NASA Shares Medical Expertise with New Space Station Partners

- Advertisement -

NASA is opening access to space for more people by working with private industry on the development of new commercial space stations for low Earth orbit where the agency’s astronauts could fly in the future.

New commercial space stations will be available to people beyond government or professional astronauts with years of specialized training and evaluation, so NASA is sharing its lessons learned from decades of human spaceflight experience, including more than 25 years of International Space Station operations, to help ensure future flights are as safe as possible for potential fliers.

“Since the majority of orbital human spaceflight programs have been owned and operated by governments, there are few industry best practices or established government regulations that inform maintaining the health and safety of humans during orbital spaceflight missions,” said Dr. Rahul Suresh, medical officer, Commercial Low Earth Orbit Development Program, NASA Johnson Space Center in Houston. “NASA is keen to fill this void by sharing its practices to assist and inform nascent commercial spaceflight programs and to ensure they are prepared to host future agency crewed missions aboard their platforms.”

NASA recently hosted a meeting series at the agency’s Johnson’s Space Center in Houston to share a variety of medical standards, processes, best practices, along with providing access to subject matter experts. Commercial companies in attendance included Axiom Space, Blue Origin, Sierra Space, SpaceX, Vast, and Voyager Space. All companies are working with the agency through funded or unfunded agreements for commercial space station development.

During the meetings and overall development process, the agency is offering guidance for evaluation of potential spaceflight participants from selection and training to in-flight and post-flight support, which are crucial to a platform’s success.

People may be living and working the commercial destinations for different purposes and for different lengths of time. Commercial providers will need to ensure people are ready to fly their mission for the safety of the individual, other fliers, and the destination.

NASA astronauts undergo a rigorous selection process and years of training prior to a mission. For example, the astronaut candidate selection process includes a behavioral health screening program implemented by qualified psychologists and psychiatrists through multiple evaluation methods including validated screen tests, structured interviews, and observation of operational simulations to ensure that the assessments provide a comprehensive measure of a candidate’s behavioral health.

These evaluations help identify important traits such as problem-solving, teamwork, leadership, self-regulation, resilience, and adaptability – traits that NASA has found are directly related to success during training and spaceflight. They also identify disqualifying psychiatric conditions.

NASA has already shared and implemented similar screening requirements, including psychiatric evaluations and psychological testing, for recent private astronaut missions. The agency has publicly released its astronaut medical selection standards that includes both physiological and psychological testing requirements with screening criteria to enable success of these future platforms and commercial missions.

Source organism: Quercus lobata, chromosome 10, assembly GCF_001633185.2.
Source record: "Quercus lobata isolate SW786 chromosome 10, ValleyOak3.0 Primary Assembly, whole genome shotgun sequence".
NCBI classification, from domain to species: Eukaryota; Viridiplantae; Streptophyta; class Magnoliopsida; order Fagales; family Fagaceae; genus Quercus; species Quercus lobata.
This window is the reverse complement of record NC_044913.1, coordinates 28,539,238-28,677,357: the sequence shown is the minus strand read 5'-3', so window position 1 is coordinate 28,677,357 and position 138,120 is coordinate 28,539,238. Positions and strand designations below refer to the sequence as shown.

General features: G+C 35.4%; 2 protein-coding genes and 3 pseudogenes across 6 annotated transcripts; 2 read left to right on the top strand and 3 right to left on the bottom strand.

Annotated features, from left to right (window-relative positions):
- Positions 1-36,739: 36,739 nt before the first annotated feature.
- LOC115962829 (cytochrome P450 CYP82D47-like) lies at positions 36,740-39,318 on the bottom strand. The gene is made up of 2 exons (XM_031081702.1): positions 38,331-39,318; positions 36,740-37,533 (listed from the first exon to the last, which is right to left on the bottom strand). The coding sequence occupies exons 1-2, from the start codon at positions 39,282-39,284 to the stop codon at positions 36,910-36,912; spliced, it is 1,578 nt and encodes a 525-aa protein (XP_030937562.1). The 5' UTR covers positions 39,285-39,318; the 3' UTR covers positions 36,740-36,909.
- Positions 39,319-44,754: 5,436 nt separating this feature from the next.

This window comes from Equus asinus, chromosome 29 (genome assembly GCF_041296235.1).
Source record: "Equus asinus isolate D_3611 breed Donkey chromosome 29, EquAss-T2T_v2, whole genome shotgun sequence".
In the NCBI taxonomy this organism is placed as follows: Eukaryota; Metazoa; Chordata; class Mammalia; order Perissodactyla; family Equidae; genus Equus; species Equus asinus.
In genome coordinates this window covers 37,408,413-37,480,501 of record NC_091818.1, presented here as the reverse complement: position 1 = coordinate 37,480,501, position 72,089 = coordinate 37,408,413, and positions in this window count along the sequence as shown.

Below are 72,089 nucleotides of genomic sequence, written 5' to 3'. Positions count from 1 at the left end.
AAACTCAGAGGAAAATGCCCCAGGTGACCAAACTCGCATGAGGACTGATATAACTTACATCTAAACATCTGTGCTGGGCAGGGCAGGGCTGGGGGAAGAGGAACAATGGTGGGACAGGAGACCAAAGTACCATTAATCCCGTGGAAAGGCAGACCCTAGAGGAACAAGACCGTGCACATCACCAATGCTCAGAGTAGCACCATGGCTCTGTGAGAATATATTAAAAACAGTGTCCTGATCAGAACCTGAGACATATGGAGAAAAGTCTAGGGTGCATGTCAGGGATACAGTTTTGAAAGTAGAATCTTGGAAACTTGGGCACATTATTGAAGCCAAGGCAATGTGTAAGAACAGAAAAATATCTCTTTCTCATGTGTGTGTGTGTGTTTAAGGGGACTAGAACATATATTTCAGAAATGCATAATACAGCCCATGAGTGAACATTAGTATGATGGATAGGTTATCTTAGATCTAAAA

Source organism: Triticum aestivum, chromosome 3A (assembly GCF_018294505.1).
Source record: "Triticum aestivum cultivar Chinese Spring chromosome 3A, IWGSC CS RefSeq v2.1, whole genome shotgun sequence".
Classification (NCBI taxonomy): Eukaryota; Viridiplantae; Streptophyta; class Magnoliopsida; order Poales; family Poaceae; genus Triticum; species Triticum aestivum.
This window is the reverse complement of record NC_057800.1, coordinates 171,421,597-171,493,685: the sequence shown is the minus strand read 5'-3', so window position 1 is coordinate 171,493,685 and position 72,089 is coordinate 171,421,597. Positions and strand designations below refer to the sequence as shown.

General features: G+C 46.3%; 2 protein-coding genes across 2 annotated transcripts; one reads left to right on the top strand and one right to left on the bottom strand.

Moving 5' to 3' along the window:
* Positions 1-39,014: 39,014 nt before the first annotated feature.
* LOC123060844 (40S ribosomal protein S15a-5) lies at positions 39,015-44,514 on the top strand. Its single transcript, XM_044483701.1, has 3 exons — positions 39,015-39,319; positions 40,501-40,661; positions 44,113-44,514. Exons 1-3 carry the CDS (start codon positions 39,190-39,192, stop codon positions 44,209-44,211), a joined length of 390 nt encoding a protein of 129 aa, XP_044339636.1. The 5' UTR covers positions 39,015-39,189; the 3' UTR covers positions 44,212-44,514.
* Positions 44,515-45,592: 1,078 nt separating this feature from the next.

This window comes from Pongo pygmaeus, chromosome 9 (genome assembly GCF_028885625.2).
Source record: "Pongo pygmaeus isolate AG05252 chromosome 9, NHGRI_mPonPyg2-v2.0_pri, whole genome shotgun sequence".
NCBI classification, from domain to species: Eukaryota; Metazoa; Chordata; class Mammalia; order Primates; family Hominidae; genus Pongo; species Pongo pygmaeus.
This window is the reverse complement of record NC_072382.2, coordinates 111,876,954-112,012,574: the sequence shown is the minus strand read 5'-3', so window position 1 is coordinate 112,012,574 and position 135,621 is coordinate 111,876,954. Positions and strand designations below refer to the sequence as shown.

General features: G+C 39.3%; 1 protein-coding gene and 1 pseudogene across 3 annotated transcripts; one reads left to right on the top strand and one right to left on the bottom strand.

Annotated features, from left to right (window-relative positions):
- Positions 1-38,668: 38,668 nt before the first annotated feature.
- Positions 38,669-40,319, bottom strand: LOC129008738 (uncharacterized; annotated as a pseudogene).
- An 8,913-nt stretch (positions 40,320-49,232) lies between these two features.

Additionally, spaceflight poses numerous risks to maintaining the health and performance of astronauts during their missions. For example, the microgravity environment in low Earth orbit can cause bones and muscles to weaken, elevated radiation increases the long-term risk of conditions such as cancer and cataracts, and even otherwise healthy astronauts can develop life-threatening medical conditions such as kidney stones.

NASA has gained a wealth of knowledge over the years on the impacts of space on the human body and has been able to employ countermeasures to prevent these issues and maintain astronaut performance to ensure mission success. For instance, astronauts aboard the station exercise about one hour per day and eat a will balanced nutritional diet to combat bone density and muscle mass losses.

Even with countermeasures in place, astronauts still experience some physiological changes during a mission. Therefore, once an astronaut crew returns to Earth, there is a period of post-flight reconditioning, which begins on landing day and lasts for about 45 days. This reconditioning program is designed to return astronauts to their pre-flight physical condition.

The complex medical operations that go into any spaceflight mission, starting with astronaut selection and training though post-flight support, are critical for commercial space station partners to understand.

“After the success of our payload operations meeting series hosted at the agency’s Marshall Space Flight Center in Huntsville, Alabama, earlier this year, this medical operations series is another great example of how we are providing immense value to our commercial low Earth orbit partners to ensure their success,” said Angela Hart, manager for NASA’s Commercial Low Earth Orbit Development Program. “By enabling companies to have unique access to NASA experts and data, we are actively supporting those build schedules to be ready for the retirement of the space station.”

NASA plans to continue providing best practices documents on its public website along with offering additional meeting series in the future to commercial partners to continue the sharing of knowledge to enable a successful commercial space ecosystem.

For more information about NASA’s commercial space strategy, visit:

- Advertisement -

Latest articles

Related articles

error: Content is protected !!